In section 4.2.4 of the paper the authors share a number of their learnings from building these systems:

  • CRDT technology works – the Automerge library did a great job and was easy to use.
  • The user experience with offline work is splendid.
  • CRDTs combine well with reactive programming to give a good developer experience. “The result of [this combination] was that all of our prototypes realized real-time collaboration and full offline capability with little effort from the application developer.”
  • In practice, conflicts are not as significant a problem as we feared. Conflicts are mitigated on two levels: first, Automerge tracks changes at a fine-grained level, and second, “users have an intuitive sense of human collaboration and avoid creating conflicts with their collaborators.”
  • Visualising document history is important (see the Trellis video!).
  • URLs are a good mechanism for sharing
  • Cloud servers still have their place for discovery, backup, and burst compute.

Some challenges:

  • It can be hard to reason about how data moves between peers.
  • CRDTs accumulate a large change history, which creates performance problems. (This is an issue with state-based CRDTs, as opposed to operation-based CRDTs).

Performance and memory/disk usage quickly became a problem because CRDTs store all history, including character-by-character text edits. These pile up, but can’t be easily truncated because it’s impossible to know when someone might reconnect to your shared document after six months away and need to merge changes from that point forward.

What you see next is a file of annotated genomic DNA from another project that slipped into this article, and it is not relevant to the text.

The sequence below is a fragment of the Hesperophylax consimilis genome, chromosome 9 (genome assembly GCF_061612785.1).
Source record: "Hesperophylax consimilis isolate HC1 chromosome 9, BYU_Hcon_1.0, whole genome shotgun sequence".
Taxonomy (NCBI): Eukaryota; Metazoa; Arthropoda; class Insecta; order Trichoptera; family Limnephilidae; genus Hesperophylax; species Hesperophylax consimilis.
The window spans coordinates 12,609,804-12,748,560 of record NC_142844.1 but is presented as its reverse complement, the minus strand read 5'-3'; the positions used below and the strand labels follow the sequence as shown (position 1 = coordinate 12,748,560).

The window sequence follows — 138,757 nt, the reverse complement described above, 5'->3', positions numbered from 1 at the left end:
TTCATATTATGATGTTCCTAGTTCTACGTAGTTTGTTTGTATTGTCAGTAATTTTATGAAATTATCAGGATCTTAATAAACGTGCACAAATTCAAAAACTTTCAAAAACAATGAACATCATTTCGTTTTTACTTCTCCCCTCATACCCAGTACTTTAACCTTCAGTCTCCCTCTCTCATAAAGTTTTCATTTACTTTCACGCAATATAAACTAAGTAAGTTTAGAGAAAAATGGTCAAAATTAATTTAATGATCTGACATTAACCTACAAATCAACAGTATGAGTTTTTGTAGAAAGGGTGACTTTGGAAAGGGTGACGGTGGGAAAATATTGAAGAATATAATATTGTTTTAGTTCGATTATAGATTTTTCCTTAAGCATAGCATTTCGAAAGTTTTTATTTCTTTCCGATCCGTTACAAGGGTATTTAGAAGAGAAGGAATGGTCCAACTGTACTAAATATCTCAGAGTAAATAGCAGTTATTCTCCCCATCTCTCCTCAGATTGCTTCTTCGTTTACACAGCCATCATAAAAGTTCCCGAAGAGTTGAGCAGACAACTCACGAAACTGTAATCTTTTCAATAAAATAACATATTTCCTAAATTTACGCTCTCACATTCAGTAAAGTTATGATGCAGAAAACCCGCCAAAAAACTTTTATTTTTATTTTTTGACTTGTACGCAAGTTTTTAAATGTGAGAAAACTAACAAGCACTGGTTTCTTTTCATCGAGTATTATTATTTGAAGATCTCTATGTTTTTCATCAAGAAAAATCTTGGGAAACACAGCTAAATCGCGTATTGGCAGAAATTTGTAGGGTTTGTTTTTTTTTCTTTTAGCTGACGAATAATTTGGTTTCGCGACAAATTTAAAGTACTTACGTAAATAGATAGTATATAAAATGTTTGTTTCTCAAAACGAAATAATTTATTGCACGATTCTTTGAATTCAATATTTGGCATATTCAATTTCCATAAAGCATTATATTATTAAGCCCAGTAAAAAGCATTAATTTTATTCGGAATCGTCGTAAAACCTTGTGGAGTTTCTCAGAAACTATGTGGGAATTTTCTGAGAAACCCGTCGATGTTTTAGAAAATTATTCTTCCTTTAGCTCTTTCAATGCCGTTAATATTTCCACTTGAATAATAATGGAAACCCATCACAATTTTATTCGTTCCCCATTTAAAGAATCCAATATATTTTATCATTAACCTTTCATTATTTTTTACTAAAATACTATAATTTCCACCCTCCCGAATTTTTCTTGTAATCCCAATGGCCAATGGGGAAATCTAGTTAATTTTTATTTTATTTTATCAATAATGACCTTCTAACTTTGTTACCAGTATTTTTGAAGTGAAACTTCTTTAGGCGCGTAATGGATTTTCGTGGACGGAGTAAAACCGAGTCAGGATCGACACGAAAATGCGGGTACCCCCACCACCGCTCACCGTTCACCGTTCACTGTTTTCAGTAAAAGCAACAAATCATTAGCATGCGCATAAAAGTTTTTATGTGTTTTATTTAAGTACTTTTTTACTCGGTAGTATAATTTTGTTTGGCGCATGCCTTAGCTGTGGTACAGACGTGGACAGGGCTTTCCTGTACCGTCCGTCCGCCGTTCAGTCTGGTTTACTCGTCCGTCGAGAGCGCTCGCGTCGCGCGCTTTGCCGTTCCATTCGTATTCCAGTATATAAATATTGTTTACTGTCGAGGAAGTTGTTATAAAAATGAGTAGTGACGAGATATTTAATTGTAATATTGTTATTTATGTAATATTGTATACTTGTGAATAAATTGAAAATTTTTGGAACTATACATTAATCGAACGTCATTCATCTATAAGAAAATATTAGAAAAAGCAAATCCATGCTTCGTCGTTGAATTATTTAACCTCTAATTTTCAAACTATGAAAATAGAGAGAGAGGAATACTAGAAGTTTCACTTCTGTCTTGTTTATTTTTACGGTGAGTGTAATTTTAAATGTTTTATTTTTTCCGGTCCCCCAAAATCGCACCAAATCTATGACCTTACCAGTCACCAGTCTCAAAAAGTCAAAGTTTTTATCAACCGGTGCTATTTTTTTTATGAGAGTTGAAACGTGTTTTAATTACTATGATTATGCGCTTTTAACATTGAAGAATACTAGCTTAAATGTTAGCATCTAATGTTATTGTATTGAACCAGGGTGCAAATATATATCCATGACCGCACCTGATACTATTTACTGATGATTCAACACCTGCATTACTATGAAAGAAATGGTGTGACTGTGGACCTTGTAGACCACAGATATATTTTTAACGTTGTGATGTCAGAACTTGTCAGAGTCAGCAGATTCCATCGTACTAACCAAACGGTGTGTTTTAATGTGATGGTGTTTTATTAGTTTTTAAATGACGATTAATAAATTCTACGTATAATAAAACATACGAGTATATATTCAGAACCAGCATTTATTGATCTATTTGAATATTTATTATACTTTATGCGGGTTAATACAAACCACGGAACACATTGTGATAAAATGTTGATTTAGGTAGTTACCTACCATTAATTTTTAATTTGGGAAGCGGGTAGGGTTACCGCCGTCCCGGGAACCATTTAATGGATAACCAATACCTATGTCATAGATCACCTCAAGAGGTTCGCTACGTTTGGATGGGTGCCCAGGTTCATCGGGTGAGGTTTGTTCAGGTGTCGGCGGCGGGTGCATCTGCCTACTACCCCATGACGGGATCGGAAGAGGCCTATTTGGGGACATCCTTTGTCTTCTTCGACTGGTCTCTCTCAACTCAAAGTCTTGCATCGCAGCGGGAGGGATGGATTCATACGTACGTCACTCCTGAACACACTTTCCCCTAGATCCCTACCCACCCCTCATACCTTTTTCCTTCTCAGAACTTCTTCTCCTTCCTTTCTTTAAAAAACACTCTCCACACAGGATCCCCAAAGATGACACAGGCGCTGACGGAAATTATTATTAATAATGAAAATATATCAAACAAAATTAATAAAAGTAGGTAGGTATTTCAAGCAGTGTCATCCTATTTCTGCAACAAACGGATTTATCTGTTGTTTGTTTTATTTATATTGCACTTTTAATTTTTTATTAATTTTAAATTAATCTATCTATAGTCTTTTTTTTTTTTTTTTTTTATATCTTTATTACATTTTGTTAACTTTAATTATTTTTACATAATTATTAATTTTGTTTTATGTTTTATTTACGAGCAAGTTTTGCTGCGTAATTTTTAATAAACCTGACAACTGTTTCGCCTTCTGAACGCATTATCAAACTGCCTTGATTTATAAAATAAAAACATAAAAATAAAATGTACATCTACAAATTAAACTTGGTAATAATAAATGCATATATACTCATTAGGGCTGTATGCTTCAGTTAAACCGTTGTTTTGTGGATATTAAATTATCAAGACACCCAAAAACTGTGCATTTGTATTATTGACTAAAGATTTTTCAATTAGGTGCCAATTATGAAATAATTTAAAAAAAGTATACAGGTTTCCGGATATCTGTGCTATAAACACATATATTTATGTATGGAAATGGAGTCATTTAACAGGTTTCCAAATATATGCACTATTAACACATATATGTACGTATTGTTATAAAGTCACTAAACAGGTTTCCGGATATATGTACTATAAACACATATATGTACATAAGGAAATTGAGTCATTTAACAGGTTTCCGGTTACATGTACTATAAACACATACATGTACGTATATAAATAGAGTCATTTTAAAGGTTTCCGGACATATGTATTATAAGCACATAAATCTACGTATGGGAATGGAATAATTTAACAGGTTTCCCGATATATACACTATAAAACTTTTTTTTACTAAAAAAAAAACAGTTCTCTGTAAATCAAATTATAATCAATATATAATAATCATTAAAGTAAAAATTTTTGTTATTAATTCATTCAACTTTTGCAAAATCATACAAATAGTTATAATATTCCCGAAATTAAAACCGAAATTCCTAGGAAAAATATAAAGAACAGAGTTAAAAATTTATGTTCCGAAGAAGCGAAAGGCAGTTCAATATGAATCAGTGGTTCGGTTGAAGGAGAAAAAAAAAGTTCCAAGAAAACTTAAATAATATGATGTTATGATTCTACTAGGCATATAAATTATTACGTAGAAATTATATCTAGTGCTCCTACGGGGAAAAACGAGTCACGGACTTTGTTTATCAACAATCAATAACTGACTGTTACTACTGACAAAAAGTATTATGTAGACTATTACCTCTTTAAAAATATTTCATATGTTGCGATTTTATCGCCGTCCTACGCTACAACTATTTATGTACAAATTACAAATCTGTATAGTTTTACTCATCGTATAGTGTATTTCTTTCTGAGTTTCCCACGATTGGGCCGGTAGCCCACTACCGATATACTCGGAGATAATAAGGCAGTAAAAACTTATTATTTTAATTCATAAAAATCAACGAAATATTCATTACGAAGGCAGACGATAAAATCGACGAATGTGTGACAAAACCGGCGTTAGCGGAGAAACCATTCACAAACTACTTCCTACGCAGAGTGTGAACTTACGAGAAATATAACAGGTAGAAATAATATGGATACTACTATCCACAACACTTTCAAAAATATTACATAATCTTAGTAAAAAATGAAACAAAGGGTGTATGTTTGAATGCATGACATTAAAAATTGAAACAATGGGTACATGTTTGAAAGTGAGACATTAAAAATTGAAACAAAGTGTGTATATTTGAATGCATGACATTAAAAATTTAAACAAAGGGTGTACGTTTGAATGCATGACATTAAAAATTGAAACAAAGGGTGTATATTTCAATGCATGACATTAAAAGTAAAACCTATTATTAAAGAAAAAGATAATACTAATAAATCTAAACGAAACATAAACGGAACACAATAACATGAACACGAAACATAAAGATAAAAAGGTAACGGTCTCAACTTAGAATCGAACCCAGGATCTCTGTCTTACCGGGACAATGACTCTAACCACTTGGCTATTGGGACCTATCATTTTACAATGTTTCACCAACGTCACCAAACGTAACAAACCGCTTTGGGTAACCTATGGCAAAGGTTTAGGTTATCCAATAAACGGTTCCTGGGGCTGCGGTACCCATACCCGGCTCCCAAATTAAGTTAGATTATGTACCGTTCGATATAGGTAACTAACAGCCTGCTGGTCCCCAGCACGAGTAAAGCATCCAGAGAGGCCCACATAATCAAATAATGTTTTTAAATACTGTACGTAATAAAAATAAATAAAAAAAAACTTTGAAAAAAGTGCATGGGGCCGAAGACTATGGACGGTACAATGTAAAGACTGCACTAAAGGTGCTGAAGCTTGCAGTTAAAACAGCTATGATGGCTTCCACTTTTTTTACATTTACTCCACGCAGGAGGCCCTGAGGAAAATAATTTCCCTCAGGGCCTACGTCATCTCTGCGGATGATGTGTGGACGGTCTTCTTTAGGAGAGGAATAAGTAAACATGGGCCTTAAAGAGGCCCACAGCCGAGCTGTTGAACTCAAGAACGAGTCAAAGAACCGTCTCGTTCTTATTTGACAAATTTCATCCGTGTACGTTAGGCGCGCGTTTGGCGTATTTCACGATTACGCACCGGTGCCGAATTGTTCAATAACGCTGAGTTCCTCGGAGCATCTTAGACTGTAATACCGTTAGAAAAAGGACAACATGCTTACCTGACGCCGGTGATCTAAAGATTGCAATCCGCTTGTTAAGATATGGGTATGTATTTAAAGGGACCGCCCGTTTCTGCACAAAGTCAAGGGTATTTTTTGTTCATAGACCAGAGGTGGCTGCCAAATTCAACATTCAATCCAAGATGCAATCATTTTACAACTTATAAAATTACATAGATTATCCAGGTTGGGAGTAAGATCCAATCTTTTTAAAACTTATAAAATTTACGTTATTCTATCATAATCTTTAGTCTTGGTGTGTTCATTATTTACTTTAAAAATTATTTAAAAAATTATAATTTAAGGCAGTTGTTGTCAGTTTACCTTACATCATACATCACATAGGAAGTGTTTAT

It feels like some kind of log-compaction with a history watermark (e.g., after n-months you might not be able to merge in old changes any more and will have to do a full resync to the latest state) could help here?

  • P2P technologies aren’t production ready yet (but “feel like magic” when they do work).

What can you do today?

You can take incremental steps towards a local-first future by following these guidelines:

  • Use aggressive caching to improve responsiveness
  • Use syncing infrastructure to enable multi-device access
  • Embrace offline web application features (Progressive Web Apps)
  • Consider Operational Transformation as the more mature alternative to CRDTs for collaborative editing
  • Support data export to standard formats
  • Make it clear what data is stored on device and what is transmitted to the server
  • Enable users to back-up, duplicate, and delete some or all of their documents (outside of your application?)

I’ll leave you with a quote from section 4.3.4:

If you are an entrepreneur interested in building developer infrastructure, all of the above suggests an interesting market opportunity: “Firebase for CRDTs.”

  1. This link to ‘Our Incredible Journey’ handily provides a good example— it will take you first to a page announcing that Tumblr has been acquired by Automattic, on which you can agree to the new terms of service should you wish. 
  2. Not the new breed of OS apps that are really just wrapped browsers over an online service